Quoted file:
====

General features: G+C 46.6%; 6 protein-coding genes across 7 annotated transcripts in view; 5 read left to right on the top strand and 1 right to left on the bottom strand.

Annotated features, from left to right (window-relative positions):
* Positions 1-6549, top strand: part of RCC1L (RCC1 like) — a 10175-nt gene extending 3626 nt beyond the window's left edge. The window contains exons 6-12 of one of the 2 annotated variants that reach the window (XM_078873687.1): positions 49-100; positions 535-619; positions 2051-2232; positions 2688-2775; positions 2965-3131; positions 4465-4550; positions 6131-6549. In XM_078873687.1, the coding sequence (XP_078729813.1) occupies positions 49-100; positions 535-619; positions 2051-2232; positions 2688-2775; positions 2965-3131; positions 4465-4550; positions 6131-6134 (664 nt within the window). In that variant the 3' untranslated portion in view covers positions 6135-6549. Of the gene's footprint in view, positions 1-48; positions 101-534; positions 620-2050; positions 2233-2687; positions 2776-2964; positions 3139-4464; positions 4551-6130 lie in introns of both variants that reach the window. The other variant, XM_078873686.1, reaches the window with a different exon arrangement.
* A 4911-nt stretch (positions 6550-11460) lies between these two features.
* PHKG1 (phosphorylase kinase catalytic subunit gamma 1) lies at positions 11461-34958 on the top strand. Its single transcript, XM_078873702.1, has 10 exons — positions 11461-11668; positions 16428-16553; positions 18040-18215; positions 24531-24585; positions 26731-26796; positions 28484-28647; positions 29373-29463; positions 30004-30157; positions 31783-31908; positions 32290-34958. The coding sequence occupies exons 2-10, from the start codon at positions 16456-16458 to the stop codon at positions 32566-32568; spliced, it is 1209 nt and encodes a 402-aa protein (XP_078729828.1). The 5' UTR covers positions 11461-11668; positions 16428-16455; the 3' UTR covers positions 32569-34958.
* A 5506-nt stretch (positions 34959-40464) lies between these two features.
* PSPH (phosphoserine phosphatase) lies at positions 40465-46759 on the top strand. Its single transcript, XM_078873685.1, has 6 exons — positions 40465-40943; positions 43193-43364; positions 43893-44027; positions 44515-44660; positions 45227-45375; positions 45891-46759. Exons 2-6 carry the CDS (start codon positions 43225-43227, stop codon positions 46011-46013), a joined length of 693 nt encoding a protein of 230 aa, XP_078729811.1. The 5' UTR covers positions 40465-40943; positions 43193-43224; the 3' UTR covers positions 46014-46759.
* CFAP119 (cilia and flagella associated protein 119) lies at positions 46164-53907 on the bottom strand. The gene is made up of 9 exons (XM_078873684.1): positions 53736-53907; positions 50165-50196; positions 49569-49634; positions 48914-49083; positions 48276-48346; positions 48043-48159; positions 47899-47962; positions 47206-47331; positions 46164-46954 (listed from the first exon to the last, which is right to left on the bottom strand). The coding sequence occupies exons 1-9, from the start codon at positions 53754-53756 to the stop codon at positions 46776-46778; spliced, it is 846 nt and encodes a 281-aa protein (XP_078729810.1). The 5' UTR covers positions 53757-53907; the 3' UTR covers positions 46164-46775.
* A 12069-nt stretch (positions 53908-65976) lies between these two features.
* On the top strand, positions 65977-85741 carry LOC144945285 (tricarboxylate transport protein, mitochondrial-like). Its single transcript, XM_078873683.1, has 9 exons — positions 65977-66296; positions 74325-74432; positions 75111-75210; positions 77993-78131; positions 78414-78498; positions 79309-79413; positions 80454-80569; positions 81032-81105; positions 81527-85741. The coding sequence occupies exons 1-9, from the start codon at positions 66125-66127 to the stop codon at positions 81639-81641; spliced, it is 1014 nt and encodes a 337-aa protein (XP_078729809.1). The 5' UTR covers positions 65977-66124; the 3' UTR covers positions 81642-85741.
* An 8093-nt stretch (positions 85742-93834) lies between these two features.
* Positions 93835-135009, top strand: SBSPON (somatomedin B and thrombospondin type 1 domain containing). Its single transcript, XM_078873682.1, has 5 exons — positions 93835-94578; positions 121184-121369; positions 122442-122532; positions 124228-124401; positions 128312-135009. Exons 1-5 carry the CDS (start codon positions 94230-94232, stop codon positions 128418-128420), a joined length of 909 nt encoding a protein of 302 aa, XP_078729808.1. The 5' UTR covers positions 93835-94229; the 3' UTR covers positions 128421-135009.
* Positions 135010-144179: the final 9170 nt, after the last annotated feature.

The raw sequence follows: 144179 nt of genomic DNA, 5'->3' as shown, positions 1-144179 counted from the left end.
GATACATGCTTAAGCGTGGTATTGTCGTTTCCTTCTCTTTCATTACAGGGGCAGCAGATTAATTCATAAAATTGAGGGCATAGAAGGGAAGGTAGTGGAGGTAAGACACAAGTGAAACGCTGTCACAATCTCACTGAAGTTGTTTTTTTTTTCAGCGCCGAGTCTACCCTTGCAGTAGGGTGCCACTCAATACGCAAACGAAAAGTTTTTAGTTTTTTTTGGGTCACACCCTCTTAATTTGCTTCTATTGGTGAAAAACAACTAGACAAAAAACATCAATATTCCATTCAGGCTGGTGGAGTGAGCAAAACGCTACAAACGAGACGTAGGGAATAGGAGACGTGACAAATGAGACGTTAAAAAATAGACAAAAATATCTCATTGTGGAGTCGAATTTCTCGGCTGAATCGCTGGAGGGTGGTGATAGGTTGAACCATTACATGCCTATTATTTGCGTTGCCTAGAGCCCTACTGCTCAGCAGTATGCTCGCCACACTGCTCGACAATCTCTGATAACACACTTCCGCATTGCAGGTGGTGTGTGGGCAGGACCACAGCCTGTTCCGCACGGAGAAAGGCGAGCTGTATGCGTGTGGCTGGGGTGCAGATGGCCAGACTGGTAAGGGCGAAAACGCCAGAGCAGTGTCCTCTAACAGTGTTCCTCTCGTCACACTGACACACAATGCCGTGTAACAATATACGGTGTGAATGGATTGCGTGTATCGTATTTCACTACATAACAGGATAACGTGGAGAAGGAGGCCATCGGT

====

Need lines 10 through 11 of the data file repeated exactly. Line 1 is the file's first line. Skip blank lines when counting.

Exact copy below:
* On the top strand, positions 65977-85741 carry LOC144945285 (tricarboxylate transport protein, mitochondrial-like). Its single transcript, XM_078873683.1, has 9 exons — positions 65977-66296; positions 74325-74432; positions 75111-75210; positions 77993-78131; positions 78414-78498; positions 79309-79413; positions 80454-80569; positions 81032-81105; positions 81527-85741. The coding sequence occupies exons 1-9, from the start codon at positions 66125-66127 to the stop codon at positions 81639-81641; spliced, it is 1014 nt and encodes a 337-aa protein (XP_078729809.1). The 5' UTR covers positions 65977-66124; the 3' UTR covers positions 81642-85741.
* An 8093-nt stretch (positions 85742-93834) lies between these two features.